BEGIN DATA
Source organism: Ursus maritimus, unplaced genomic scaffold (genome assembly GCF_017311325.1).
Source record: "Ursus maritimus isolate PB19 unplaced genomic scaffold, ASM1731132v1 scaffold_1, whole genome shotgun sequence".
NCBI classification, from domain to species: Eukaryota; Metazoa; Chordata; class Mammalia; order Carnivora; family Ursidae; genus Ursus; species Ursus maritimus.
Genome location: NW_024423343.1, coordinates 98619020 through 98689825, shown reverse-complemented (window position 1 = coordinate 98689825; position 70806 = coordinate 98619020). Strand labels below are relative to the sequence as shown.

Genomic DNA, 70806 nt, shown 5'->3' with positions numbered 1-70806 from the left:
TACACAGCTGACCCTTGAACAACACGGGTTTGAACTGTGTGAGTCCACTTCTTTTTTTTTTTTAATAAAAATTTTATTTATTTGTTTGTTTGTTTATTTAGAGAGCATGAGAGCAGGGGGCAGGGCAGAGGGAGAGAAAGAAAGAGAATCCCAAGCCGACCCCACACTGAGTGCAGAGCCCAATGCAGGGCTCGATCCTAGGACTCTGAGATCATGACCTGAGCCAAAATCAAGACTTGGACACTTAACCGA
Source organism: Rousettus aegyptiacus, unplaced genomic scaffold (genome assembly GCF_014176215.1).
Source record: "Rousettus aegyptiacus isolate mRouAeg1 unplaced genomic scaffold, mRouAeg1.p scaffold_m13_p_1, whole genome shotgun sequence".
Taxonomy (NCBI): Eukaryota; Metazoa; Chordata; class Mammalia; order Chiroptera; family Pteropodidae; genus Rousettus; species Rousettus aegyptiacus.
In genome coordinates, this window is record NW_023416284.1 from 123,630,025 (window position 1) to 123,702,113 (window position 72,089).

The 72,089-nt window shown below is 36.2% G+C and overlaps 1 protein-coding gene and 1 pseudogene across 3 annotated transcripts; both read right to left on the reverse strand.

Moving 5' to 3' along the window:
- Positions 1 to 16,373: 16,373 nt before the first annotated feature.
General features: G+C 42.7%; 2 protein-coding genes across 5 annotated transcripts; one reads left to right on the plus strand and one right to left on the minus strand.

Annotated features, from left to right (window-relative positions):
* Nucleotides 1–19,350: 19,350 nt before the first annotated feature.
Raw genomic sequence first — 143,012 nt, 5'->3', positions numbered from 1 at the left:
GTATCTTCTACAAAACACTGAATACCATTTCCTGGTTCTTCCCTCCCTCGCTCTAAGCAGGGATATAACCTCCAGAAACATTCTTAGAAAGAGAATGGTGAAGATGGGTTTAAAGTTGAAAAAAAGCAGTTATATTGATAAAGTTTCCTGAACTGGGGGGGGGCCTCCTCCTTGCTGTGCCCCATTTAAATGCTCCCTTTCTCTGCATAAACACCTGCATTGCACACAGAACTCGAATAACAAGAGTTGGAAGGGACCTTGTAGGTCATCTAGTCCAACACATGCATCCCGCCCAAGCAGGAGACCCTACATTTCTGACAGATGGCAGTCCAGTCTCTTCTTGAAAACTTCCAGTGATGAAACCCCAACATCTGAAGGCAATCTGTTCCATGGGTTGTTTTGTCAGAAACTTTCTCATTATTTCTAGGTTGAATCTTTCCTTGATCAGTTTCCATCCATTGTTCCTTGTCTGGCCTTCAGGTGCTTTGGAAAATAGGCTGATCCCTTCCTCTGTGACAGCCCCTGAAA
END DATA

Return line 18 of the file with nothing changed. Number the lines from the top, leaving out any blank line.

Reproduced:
GTATCTTCTACAAAACACTGAATACCATTTCCTGGTTCTTCCCTCCCTCGCTCTAAGCAGGGATATAACCTCCAGAAACATTCTTAGAAAGAGAATGGTGAAGATGGGTTTAAAGTTGAAAAAAAGCAGTTATATTGATAAAGTTTCCTGAACTGGGGGGGGGCCTCCTCCTTGCTGTGCCCCATTTAAATGCTCCCTTTCTCTGCATAAACACCTGCATTGCACACAGAACTCGAATAACAAGAGTTGGAAGGGACCTTGTAGGTCATCTAGTCCAACACATGCATCCCGCCCAAGCAGGAGACCCTACATTTCTGACAGATGGCAGTCCAGTCTCTTCTTGAAAACTTCCAGTGATGAAACCCCAACATCTGAAGGCAATCTGTTCCATGGGTTGTTTTGTCAGAAACTTTCTCATTATTTCTAGGTTGAATCTTTCCTTGATCAGTTTCCATCCATTGTTCCTTGTCTGGCCTTCAGGTGCTTTGGAAAATAGGCTGATCCCTTCCTCTGTGACAGCCCCTGAAA